Monday, May 6, 2013

Topic Discussion: Plain water intake and CKD

A recent article published in the Am J of Nephrology raises an interesting question- does drinking more plain water benefit CKD or renal disease? This was a study of analysis of the NHANES database.
Over 3000 patients reviewed and 13% had CKD and 18% had cardiovascular disease.
CKD turned out to be the highest amongst the lowest plain water drinkers( <2 liters/day) and lowest in the highest water drinkers( >4.5L/day).

The authors suggest a protective effect of plain water intake.  Unclear what the mechanism of this might be.  Two years ago, the Australians had shown a similar finding. In their study, they showed that increased fluid intake was protective for CKD. Increased urine volume might be protective for progression of CKD.  Even the lay press in NYTimes took notice of these findings and had a blog post on this very topic.

What is the mechanism for this? Any thoughts, could this be ADH related? or flow related?


  1. These are observational studies, therefore hypothesis generating only. I usually tell my patients to drink water when they are thirsty as is the common thought that water will flush their kidneys. I only see drinking water as an advantage in ADPCKD with relatively preserved GFR so it supresses ADH which will increase cAMP and cyst growth. Otherwise, I see many people who develop hyponatremia from this habit.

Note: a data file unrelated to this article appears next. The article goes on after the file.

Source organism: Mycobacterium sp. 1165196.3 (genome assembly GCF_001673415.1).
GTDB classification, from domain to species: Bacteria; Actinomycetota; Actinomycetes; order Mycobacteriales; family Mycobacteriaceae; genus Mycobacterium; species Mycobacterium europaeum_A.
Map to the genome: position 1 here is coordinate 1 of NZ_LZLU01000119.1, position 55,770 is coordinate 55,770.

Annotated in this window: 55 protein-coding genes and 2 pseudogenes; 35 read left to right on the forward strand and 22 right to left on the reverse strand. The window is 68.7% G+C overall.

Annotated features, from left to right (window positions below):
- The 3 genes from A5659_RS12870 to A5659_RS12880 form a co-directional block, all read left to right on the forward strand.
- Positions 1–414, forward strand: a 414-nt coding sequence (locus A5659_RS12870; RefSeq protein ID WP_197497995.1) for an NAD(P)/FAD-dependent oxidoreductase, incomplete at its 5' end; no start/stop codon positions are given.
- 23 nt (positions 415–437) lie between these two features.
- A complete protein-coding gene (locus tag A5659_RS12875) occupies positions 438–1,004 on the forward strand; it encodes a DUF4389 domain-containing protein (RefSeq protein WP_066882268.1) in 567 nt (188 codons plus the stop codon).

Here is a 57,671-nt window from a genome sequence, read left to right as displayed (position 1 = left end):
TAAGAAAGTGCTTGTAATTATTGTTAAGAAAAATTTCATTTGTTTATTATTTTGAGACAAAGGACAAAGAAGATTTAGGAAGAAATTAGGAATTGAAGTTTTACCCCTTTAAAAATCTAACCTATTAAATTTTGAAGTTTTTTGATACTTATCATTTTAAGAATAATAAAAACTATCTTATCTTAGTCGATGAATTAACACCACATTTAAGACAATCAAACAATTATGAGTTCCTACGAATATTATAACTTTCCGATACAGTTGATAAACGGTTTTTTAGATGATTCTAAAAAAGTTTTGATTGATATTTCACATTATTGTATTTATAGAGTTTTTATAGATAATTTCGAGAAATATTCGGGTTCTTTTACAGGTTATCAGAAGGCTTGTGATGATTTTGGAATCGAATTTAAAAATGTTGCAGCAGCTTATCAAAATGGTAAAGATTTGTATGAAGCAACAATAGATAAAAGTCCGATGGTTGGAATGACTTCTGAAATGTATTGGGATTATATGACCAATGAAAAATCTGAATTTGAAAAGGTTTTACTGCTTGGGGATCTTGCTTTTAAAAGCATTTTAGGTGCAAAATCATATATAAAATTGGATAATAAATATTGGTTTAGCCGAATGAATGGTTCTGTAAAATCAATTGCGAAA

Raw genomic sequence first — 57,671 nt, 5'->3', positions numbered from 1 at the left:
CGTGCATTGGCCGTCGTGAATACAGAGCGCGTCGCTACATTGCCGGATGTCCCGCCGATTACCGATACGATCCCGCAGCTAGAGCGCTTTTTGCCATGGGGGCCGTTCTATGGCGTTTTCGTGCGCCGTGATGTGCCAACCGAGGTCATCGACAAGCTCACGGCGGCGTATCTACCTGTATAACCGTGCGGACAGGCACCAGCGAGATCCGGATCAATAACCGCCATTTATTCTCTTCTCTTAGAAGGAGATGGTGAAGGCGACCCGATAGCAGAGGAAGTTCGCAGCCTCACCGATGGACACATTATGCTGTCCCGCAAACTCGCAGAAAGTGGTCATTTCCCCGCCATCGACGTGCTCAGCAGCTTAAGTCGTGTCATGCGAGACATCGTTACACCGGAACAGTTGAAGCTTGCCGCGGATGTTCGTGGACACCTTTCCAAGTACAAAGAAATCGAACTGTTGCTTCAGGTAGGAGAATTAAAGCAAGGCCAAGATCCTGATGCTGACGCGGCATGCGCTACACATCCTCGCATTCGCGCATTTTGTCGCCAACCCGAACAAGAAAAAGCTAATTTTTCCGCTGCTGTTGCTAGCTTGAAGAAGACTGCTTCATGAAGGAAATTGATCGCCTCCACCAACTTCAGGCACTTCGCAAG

2. I agree with the above. At this point, I don't buy it. This is association only, not cause and effect. Strongest data for increased water intake is in ADPKD and stone prevention and of course dehydration (evident by hypernatremia); the more advanced the CKD, the more the impairment of diluting and concentrating ability ("isosthenuria") and the more likely the risk of hyponatremia - especially if the CKD pts would consume 4.5L/d as this paper suggests. I tend to go by the rule of thumb according to this paper:

  3. Agreed regarding the point that this is an observational study this does not prove any causality. For instance, how about thinking about this the other way around.. and wondering if as CKD worsens there is a decrease in thirst and thus was water intake? Often CKD is associated with volume overload.. which can lead to less activation of ADH and the RAAS cascade (and thus less thirst). Thus it might look like less fluid intake might be harming the kidneys, but it might be that bad kidneys are leading to less fluid intake --- Dommu, M.D.

  4. This is why observational studies are only hypothesis generating.


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